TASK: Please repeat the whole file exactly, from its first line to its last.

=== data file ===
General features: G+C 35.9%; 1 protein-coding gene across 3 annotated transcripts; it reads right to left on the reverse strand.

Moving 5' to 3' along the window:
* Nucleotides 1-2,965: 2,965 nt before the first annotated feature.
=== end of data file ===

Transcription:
General features: G+C 35.9%; 1 protein-coding gene across 3 annotated transcripts; it reads right to left on the reverse strand.

Moving 5' to 3' along the window:
* Nucleotides 1-2,965: 2,965 nt before the first annotated feature.